The day was dying as the cabbie dropped me at Cupar train station and went to resume his place among the ranks of taxis that now wait there all day and all night long. I climbed the bridge that runs over the platform, and at the top I stopped for a moment to look down at the railway line below. There, by the tunnel in the distance, I saw a figure in a hi-vis jacket holding a torch.
“Halloa!” I cried. “Below there! Halloa!”
The man did not hear me, and so I carried on until I stood on the empty platform. There was no sign of the man: he seemed to have disappeared. The wind shook the padlocked shutters of the little coffee booth by my side. The screens of the notification boards were blank, and the timetable fluttered in the wind.
Minutes passed, and then more minutes. I shivered, and walked to the end of the platform, peering at the tunnel in the distance, and then I walked back again and stood watching the silent taxis, their unmoving drivers silhouetted against the setting sun. The shutters next to me gave a furious rattle, and I jumped.
“Who’s there?” I said.
There was no reply, and I turned away and walked to the end of the platform, until I stood with my back to the signalman’s door. It was then that I heard a voice behind me.
I turned: it was the signalman, standing so close that I took an involuntary step backwards, to the edge of the platform itself.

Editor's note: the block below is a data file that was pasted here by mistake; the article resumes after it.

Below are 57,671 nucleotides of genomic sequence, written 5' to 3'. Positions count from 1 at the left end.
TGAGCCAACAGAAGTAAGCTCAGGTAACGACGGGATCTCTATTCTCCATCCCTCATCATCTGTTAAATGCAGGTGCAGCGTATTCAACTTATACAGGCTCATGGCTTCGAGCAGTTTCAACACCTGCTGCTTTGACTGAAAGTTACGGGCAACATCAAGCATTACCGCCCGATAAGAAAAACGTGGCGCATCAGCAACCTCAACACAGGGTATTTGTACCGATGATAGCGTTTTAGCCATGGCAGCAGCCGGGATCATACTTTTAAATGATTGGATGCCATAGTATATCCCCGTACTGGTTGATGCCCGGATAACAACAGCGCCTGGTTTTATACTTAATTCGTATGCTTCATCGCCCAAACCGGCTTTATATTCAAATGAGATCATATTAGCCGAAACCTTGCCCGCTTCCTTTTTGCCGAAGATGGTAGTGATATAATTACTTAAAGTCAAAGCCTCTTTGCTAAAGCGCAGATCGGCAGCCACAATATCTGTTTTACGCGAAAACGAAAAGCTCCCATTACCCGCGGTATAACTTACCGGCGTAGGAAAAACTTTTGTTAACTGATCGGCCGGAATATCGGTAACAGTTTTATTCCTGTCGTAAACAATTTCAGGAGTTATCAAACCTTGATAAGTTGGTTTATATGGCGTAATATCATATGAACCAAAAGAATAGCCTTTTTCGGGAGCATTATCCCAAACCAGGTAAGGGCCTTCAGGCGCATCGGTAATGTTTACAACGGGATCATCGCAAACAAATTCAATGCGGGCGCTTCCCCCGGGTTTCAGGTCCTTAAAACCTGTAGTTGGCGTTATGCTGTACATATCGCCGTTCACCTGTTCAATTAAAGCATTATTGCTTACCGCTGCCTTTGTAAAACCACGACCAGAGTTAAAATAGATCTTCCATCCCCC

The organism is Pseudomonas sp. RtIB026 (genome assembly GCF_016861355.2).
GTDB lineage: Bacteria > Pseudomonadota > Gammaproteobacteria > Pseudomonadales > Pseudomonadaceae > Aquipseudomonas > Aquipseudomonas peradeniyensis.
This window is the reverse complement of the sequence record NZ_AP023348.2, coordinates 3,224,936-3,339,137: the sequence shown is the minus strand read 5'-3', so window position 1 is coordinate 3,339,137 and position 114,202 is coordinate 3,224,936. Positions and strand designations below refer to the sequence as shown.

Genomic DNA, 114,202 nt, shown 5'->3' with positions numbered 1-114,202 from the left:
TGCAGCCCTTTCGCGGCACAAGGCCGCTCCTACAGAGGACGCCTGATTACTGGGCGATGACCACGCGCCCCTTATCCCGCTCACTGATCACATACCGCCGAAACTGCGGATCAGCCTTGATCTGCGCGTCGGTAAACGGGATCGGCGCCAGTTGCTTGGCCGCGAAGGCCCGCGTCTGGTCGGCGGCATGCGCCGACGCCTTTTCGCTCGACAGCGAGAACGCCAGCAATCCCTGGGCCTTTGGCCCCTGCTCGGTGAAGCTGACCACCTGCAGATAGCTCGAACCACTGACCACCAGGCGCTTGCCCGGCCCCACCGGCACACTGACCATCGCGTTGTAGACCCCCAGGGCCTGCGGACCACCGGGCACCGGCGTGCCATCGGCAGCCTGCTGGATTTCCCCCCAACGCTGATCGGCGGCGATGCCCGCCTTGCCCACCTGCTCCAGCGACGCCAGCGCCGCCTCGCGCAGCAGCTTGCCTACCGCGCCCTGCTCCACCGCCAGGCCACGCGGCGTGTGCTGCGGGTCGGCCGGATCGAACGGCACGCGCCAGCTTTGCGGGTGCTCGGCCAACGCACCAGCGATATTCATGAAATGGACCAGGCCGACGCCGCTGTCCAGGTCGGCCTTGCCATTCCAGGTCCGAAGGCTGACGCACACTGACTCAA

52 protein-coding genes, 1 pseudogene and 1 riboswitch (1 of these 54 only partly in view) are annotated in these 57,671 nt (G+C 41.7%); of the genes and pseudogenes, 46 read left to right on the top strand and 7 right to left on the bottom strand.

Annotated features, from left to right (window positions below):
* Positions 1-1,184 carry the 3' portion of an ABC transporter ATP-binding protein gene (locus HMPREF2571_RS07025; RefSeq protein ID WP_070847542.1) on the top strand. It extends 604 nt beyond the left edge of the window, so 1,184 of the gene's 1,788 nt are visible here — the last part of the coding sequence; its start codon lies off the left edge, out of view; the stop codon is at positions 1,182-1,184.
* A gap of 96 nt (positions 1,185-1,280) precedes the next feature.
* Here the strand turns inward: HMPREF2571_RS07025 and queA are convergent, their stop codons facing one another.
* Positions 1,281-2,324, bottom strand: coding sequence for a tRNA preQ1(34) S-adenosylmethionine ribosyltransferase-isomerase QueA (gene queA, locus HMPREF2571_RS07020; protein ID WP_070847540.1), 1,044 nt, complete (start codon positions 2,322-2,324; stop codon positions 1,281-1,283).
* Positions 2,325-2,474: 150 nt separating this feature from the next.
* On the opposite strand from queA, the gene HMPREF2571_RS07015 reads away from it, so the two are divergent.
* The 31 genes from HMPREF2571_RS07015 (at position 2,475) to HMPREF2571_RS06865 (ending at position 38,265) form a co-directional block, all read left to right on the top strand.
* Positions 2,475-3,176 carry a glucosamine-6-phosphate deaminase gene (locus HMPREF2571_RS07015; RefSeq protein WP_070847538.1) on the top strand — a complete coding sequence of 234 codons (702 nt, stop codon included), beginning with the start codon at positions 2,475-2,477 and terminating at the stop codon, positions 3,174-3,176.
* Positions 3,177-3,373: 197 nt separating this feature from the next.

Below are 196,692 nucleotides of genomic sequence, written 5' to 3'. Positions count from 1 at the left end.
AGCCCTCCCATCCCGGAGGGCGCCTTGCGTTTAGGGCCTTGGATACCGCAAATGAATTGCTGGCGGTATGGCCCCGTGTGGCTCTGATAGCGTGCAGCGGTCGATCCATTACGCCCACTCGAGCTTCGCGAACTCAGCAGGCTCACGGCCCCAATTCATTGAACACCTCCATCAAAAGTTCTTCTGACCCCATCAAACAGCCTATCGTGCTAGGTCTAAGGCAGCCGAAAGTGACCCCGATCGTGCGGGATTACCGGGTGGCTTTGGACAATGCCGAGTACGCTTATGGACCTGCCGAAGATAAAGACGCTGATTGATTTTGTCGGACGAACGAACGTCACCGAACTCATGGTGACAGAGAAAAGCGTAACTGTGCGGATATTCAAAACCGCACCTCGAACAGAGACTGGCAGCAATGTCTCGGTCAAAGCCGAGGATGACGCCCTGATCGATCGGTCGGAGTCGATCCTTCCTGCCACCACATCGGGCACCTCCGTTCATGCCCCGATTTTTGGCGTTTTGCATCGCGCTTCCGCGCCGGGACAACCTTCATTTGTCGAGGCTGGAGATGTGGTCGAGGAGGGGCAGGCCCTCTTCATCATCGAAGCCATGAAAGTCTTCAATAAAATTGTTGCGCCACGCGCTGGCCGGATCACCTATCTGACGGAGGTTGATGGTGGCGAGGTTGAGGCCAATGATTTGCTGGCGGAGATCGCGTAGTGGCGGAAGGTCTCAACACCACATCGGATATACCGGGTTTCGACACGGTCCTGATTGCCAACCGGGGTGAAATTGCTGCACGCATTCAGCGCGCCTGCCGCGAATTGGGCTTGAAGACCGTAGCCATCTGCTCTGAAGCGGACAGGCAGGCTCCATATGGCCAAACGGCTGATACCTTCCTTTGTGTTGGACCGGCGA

“A visitor!” he said. “What brings you here?”
“I’ve been – I think – a writer in the nearby town,” I replied.
And so we fell to conversation. I described to him my many works of philosophical enquiry, while he told me of the long hours spent by him in the signalman’s bothy, teaching himself languages while guessing at their pronunciation. As the light fell we spoke of the minor languages of the Nile Delta, and the uvular epiglottal specificities of the Uighur dialects, but all the while I noticed the man’s eye fall past me, in the direction of the tunnel. Again and again he looked there, until I could bear it no more.
“Tell me,” I said. “Are you expecting a train imminently?”
“A train?” he said. “There hasn’t been one of them for–”
But then he broke off, for as he spoke a light appeared in the tunnel, and we heard the whistle of the train from Aberdeen. He threw me a wild glance, and as the train drew up to the platform he disappeared back into his signalman’s bothy, and I heard a key turn firmly in the lock.
The train’s door opened and a conductor in Scot Rail livery motioned me inside. The train was empty apart from me and the conductor, and while we sat at the station, waiting to move off, I gestured towards the bothy and asked her about the signalman of Cupar.
She stared at me for a moment, and then she said that there had been no one there for some weeks, not since the last incumbent had been found on the tracks by the tunnel. The book in his hand was Teach Yourself Esperanto, she said, and he was thought to have been so absorbed by the intricacies of its irregular verb forms that he failed to hear what had been the penultimate train on the Cupar line as it came through the tunnel behind him.
“The penultimate train?” I said to her. ‘But surely you don’t mean that this train – is the last?”
She looked straight at me, and as the train moved away from the platform I saw, in the reflection of her eye, the flash of the signalman’s torch, signalling frantically to me from his bothy window.
“Oh yes,” said the conductor. “This is the last train from Cupar.”
And as she spoke the train picked up speed, rushing past the outlines of strange dark forests. I looked back at Cupar station as it receded into the night, and I saw that clouds had gathered overhead, and were covering up the twinkling stars in the night sky, one by one.